How a man bottled his love for salsa and his hometown
John Collins wears his Galveston-born pride not on his sleeve, but on his right-hand pinky in the form of a bronze ring with block letters avowing he was BOI, local code for Born on the Island.
And he runs a photography studio called BOI Images.
So, it’s no surprise that the logo branding another of his endeavors, J.C.’s Salsa, proudly notes that it, too, was born on the island.
For more than a year, when Collins wasn’t working shifts as a Port of Galveston police officer, or taking island-centric photos, he was, batch after batch, perfecting his salsa.
He would present jarful samples of each batch to his research and development team — that being his more epicurean friends, such as Concetta Maceo, who runs the family’s nearly 75-year-old company, Maceo Spice & Import Co. in downtown Galveston.
“My friends would try it and make recommendations: ‘a little more cilantro,’ or ‘a little more garlic,’ and I’d try out their suggestions with the next batch,” Collins said. “After a year of working at it, finally it got to the point where one day Concetta said, ‘You should be selling this!’
“I appreciated her saying that, but I didn’t think it would sell.”
How wrong he was.
Today, J.C.’s Salsa is available solely at the venerable Maceo Spice & Import Co.
“It just flies off the shelf,” said Maceo, who is the operations manager at the family-owned store and deli, which opened its doors in 1944. “I literally can’t keep it in stock.”
Perhaps it is an emblem of Collins’ salsa perfectionism that he provides Maceo no more than a case or two of his product each month.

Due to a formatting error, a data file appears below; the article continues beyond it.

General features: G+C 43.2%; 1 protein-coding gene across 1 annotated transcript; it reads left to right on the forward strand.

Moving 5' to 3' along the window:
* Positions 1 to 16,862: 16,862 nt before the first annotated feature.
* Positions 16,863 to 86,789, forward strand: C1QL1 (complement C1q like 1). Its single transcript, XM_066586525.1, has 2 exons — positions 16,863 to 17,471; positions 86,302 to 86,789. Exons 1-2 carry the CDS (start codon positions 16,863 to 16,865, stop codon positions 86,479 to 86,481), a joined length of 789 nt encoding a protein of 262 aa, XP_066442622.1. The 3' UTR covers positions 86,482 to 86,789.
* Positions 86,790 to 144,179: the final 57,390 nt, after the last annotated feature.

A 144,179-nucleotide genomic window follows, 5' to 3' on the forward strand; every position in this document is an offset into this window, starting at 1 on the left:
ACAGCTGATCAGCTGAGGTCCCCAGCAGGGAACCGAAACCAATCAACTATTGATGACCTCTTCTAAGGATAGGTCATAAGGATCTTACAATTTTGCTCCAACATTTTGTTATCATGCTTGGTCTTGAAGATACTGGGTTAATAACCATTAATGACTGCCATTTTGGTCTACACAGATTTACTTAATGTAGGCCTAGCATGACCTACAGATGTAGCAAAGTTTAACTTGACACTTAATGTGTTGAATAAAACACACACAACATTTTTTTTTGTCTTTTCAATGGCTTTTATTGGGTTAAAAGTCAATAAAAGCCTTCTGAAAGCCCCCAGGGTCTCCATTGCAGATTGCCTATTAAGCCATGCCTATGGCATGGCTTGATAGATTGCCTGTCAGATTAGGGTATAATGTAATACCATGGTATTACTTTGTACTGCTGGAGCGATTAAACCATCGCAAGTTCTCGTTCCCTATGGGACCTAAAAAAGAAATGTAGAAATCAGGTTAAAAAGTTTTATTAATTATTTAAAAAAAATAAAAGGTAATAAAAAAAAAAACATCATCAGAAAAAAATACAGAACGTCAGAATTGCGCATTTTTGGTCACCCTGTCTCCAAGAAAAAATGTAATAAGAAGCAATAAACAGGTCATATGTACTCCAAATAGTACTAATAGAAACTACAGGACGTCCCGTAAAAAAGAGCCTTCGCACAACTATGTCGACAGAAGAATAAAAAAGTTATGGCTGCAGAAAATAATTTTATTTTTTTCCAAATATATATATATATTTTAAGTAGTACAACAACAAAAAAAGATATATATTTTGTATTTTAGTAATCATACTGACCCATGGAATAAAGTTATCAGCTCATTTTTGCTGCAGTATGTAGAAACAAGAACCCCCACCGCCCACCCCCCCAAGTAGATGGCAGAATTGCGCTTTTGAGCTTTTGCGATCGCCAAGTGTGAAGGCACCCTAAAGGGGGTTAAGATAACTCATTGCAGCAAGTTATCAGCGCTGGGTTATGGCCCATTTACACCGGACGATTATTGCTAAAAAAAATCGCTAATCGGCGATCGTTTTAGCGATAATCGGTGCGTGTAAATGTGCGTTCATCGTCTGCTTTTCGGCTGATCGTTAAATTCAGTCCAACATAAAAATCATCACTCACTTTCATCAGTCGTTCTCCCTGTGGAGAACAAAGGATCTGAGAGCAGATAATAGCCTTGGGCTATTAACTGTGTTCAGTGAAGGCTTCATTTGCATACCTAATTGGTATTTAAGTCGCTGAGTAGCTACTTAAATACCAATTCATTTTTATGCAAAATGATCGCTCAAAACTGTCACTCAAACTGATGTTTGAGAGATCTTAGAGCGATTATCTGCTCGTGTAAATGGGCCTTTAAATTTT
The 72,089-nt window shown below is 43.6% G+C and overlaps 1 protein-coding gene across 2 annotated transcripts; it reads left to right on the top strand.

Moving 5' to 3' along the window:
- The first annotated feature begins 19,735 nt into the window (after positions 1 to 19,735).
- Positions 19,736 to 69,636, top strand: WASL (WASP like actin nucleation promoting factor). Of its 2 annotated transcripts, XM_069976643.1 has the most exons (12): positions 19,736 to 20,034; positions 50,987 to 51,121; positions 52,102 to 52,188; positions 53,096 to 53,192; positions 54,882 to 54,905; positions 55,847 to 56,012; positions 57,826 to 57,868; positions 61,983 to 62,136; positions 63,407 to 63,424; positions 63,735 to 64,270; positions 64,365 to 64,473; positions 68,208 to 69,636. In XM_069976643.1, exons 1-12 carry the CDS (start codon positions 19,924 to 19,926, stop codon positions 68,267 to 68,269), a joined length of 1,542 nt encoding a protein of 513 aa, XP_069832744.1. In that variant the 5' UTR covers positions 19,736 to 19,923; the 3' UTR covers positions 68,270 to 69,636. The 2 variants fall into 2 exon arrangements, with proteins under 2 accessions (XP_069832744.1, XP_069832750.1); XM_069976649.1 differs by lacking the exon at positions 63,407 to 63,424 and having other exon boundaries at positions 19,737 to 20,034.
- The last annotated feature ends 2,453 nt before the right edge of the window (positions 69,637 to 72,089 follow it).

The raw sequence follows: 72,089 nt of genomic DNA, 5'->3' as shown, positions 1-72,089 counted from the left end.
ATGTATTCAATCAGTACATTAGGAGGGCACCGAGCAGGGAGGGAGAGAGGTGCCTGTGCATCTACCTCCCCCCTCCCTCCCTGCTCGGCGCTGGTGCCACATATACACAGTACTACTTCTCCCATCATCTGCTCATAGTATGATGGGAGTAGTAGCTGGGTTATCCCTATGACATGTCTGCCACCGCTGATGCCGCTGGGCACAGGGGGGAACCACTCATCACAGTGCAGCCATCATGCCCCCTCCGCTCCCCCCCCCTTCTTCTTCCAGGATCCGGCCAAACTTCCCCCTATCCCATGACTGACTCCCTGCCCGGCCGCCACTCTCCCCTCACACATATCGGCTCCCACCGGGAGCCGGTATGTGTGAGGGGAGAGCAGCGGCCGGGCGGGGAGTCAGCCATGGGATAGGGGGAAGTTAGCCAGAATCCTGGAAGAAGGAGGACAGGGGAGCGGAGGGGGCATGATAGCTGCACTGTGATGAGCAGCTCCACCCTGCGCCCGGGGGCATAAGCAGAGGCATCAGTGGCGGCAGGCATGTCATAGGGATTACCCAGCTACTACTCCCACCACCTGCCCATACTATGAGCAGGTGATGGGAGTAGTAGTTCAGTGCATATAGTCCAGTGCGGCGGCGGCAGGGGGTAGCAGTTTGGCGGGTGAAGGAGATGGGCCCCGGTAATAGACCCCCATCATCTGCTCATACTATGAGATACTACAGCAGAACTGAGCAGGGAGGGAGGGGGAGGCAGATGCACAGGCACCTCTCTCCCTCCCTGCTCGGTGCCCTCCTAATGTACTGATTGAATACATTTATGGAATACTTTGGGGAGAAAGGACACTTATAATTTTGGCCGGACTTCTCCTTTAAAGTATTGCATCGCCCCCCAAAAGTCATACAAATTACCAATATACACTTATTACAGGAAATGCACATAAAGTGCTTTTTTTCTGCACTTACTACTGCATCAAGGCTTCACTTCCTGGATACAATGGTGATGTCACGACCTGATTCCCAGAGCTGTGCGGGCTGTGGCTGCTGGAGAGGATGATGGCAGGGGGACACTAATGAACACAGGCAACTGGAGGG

“I make a gallon or two a month, that’s it,” he said. “I want it to be perfect.”
The salsa has a decided piquancy that sets it apart, a certain eloquence in how its flavors — tomatoes, onions, garlic, jalapeño and serrano peppers, cilantro, carrots, chipotle, cumin, lemon juice and proprietary spices — merge in the pot, and on the palate.
J.C.’s Salsa is hearty and full-bodied, its flavors intermingled and, yet, individually discernible.
The blend came about because of a similar mixture, one of passion and serendipity.
“Plain and simple, I’ve loved chips and salsa since I was a kid, when I’d go through a whole jar of Pace in one sitting,” Collins said. “But your taste buds develop. I grew tired of Pace and eventually I got tired of everything else on the shelf.”
Then arrived providence.
“There was a guy who used to sell burritos at the port, and he’d always throw in a small container of his salsa,” Collins said. “It was so good, I mean it was great.
“So, one day I asked him if he would tell me how to make it, and he did.”
Yet, as great as it was, Collins convinced himself he could take it to another level.
“I spent a year experimenting,” he said. “That’s half the fun, working on how to roast the ingredients, how to chop them. I started out with a regular old blender, working on the right settings, and then advanced to a Ninja Blender.”
Today, he performs his magic in Maceo’s kitchen after hours, and there, too, his salsa is preserved — with natural ingredients — bottled and labeled.
Jars of J.C.’s Salsa share pride of place atop the main counter at Maceo’s, alongside the shop’s famed Olive Salad and Tomato Gravy.
“I like to support islanders who make a great product,” Maceo said, and then offered up an unsolicited endorsement. “I use it religiously. I just love it.”